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A ship's yard is a spar of wood, generally tapered at the ends, from which a square-sail hangs. The lowest yard on a mast is typically named after that mast, e.g. the "foreyard" or "mainyard". An exception comes on the final mast of a ship. The lowest yard on the mizzenmast of a ship was the crossjack, pronounced "crow-jack", yard.[1] Most ship's rarely bent a mizzen course because it would be largely blocked by the spanker just as HMS Sophie would take in her square mainsail whenever she set her fore-and-aft mainsail, and vice versa. The main purpose of the crossjack yard was running the sheets of the mizzen topsail.[2] (Midshipmen were sometimes given the task of bending, setting, handing, and unbending a crossjack as a training exercise.

HMS Sophie's original much denigrated mainyard was "a piece of wood rather more than thirty feet long and tapering from some seven inches in the slings, the middle part, to three at the yard-arms, the extremities."[3] The replacement foretopgallant yard out of Généreux was "forty-three foot", though it was shaved down somewhat.[4] Aubrey's preference for a large mainyard would carry over into HMS Surprise.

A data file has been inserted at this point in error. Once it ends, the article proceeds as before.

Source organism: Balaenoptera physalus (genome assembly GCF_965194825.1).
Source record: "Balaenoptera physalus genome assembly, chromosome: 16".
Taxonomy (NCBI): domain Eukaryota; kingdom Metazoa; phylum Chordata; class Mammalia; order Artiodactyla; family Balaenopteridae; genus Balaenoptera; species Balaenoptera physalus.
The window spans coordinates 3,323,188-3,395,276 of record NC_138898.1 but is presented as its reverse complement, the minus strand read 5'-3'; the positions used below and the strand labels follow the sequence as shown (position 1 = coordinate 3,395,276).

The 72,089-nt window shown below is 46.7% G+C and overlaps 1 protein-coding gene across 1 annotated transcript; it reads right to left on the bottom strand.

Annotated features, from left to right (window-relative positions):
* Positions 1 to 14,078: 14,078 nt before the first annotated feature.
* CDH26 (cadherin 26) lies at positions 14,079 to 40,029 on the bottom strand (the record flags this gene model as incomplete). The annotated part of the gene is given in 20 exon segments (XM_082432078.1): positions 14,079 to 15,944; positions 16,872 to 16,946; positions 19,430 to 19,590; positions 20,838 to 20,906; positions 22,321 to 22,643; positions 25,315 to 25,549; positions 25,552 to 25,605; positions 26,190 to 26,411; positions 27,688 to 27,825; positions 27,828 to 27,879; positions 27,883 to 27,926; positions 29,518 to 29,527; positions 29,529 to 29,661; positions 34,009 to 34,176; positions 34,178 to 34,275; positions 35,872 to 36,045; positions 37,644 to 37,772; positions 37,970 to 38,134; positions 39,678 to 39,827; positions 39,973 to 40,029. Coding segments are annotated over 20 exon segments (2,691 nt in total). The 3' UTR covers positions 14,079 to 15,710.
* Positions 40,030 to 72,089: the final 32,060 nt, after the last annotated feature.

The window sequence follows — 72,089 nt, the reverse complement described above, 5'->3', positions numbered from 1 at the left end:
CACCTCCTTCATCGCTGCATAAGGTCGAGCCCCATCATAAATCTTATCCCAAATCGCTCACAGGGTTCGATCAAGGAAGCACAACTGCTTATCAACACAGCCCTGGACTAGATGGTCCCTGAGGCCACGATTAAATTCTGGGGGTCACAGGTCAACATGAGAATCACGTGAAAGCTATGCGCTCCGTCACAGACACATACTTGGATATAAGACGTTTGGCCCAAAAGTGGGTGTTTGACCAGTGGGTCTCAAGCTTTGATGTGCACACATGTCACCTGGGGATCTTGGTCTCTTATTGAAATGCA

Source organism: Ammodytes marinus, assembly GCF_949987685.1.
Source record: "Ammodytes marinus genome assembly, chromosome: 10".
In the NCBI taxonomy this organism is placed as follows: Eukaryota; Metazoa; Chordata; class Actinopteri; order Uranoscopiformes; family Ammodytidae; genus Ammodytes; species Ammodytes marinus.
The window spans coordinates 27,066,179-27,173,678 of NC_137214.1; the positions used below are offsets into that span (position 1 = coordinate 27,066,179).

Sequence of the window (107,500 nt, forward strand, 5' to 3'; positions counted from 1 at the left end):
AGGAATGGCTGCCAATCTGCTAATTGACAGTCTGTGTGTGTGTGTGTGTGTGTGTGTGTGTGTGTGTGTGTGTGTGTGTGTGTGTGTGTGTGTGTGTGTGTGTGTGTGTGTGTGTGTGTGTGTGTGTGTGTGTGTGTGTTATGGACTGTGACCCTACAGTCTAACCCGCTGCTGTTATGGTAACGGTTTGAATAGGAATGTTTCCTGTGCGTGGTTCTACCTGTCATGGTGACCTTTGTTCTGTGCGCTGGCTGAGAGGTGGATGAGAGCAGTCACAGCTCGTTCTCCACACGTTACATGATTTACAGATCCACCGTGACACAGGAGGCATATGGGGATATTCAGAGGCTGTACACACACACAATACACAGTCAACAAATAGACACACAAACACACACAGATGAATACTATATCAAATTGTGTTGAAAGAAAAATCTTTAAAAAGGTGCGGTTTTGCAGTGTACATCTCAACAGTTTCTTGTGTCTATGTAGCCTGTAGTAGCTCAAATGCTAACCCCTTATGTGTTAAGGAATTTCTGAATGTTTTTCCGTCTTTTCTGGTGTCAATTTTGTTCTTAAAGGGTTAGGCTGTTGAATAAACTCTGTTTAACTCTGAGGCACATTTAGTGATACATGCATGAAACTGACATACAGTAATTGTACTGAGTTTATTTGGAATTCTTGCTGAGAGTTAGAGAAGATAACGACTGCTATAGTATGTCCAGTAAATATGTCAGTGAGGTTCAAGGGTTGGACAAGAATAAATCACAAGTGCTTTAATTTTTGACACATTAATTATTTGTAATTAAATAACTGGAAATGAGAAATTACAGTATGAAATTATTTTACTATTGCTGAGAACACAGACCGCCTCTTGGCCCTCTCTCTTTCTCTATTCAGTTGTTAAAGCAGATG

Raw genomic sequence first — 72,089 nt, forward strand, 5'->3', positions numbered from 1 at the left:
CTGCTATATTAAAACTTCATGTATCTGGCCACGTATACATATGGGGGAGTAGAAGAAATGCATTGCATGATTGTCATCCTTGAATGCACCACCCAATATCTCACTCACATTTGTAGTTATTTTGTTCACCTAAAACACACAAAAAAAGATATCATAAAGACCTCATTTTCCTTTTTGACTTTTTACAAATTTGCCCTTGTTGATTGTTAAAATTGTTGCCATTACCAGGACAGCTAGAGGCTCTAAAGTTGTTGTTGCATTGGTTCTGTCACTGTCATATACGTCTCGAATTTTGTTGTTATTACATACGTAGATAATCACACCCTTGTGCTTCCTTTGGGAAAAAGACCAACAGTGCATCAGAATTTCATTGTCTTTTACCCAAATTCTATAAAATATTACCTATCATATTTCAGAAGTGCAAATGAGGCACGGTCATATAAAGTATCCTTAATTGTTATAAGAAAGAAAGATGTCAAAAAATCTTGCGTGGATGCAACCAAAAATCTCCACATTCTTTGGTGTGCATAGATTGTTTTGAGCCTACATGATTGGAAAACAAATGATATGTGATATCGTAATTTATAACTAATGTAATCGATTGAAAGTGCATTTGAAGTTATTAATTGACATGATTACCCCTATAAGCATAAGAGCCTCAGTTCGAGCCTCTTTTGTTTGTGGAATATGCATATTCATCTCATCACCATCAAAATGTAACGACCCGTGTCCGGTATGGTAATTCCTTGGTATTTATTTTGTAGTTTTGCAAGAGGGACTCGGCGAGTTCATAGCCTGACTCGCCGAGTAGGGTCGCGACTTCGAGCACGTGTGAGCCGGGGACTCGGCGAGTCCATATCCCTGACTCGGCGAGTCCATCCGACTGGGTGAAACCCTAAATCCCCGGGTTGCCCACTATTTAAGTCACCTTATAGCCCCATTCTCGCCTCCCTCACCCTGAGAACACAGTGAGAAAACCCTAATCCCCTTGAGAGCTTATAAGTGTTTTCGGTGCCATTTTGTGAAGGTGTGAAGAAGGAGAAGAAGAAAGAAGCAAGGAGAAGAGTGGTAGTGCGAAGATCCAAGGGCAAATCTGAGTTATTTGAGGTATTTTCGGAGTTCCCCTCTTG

1. Biddlecomb, Capt. George, RN.Art of Rigging, The, containing an Explanation of Terms and Phrases and the Progressive Method of Rigging, Expressly Adapted for Sailing Ships. Dover edition of 1990, Dover Publications, Inc., 31 East 2nd Street, Mineola, NY 11501: p. 38
  2. Lever, Darcy. The Young Sea Officer's Sheet Anchor: or, A Key to the Leading of Rigging and to Practical Seamanship. (c)1998 by Dover Publications, Inc.: p.37
  3. O'Brian, Patrick. Master and Commander. (c) 1969 by Patrick O'Brian. J. B. Lippincott Company, Philadelphia and New York, First Edition: p. 74
  4. Ibid. pp. 76-7

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